United States District Court, C.D. Illinois
MERIT REVIEW AND MANAGEMENT ORDER
plaintiff, proceeding pro se, and currently
incarcerated in the Pontiac Correctional Center
(“Pontiac”), was granted leave to proceed in
forma pauperis. The case is now before the court for a
merit review of plaintiff's claims. The court is required
by 28 U.S.C. § 1915A to “screen” the
plaintiff's complaint, and through such process to
identify and dismiss any legally insufficient claim, or the
entire action if warranted. A claim is legally insufficient
if it “(1) is frivolous, malicious, or fails to state a
claim upon which relief may be granted; or (2) seeks monetary
relief from a defendant who is immune from such
relief.” 28 U.S.C. § 1915A.
reviewing the complaint, the court accepts the factual
allegations as true, liberally construing them in the
plaintiff's favor. Turley v. Rednour, 729 F.3d
645, 649 (7thCir. 2013). However, conclusory
statements and labels are insufficient. Enough facts must be
provided to “state a claim for relief that is plausible
on its face.” Alexander v. U.S., 721 F.3d 418,
422 (7th Cir. 2013)(citation omitted). The court
has reviewed the complaint and has also held a merit review
hearing in order to give the plaintiff a chance to personally
explain his claims to the court.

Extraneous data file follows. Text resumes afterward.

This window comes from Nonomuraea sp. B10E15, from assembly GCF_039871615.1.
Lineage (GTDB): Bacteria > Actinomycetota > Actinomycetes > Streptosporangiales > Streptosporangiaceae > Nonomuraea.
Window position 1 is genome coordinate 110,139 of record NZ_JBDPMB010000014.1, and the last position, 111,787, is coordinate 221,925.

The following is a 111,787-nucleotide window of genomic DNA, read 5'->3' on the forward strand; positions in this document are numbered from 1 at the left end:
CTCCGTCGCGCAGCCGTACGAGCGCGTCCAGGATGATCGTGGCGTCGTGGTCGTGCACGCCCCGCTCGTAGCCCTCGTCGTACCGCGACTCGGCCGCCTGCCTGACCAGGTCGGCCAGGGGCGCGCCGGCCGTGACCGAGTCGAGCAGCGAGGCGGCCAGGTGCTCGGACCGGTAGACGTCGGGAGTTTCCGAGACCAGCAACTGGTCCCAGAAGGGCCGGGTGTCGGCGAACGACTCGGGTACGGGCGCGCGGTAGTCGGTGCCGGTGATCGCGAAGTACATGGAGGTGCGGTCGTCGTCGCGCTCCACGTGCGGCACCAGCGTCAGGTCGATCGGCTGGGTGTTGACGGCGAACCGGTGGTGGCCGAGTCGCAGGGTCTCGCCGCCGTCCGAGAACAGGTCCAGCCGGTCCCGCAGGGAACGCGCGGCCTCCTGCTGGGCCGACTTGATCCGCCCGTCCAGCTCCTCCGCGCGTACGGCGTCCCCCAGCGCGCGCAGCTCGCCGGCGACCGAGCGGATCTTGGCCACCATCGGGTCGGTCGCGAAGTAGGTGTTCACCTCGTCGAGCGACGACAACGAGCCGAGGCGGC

plaintiff filed this lawsuit pursuant to 42 U.S.C. §
1983 alleging that he developed enlarged breasts
(gynecomastia) and nipples, and experienced chest pain as a
side effect of a medication (Risperdal) he was prescribed
from 2004 until 2016 for schizophrenia and bi-polar disorder.
Plaintiff alleges that no treating physician informed him of
the side effects of Risperdal, and if so informed, he would
not have taken the drug. Plaintiff alleges that Defendant
McCormick, a physician, treated him from February 2016
through at least July 2016, prescribed Risperdal, and failed
to advise the plaintiff of the side effects.
construed, plaintiff states an Eighth Amendment claim for
deliberate indifference to a serious medical need. Plaintiff
will, however, need to show more than negligence to prevail
in the later stages of litigation. See McGee v.
Adams, 721 F.3d 474, 481 (7th Cir.
2013)(“Even gross negligence is insufficient to impose
constitutional liability.”). In addition, the Seventh
Circuit has acknowledged that prisoners may have a
substantive due process right “to such information as
is reasonably necessary to make an informed decision to
accept or reject proposed treatment.” Cox v.
Brubaker, 558 Fed.Appx. 677, 678-79 (7th
Circ. 2014)(citations omitted). On that basis, plaintiff also
states a Fourteenth Amendment due process claim for the
alleged failure of Defendant McCormick to inform him of the
potential side effects of the prescribed medication. Finally,
plaintiff states a claim against Wexford Health Sources, Inc.
(“Wexford”), for the allegations that his
injuries were caused by an alleged policy or practice.
Pursuant to its merit review of the Complaint under 28 U.S.C.
§ 1915A, the court finds that the plaintiff states an
Eighth Amendment claim for deliberate indifference to a
serious medical need against defendant Dr. McCormick and
Wexford, and a Fourteenth Amendment Due Process Claim against
defendant Dr. McCormick. Any additional claims shall not be
included in the case, except at the court's discretion on
motion by a party for good cause shown or pursuant to Federal
Rule of Civil Procedure 15.
case is now in the process of service. The plaintiff is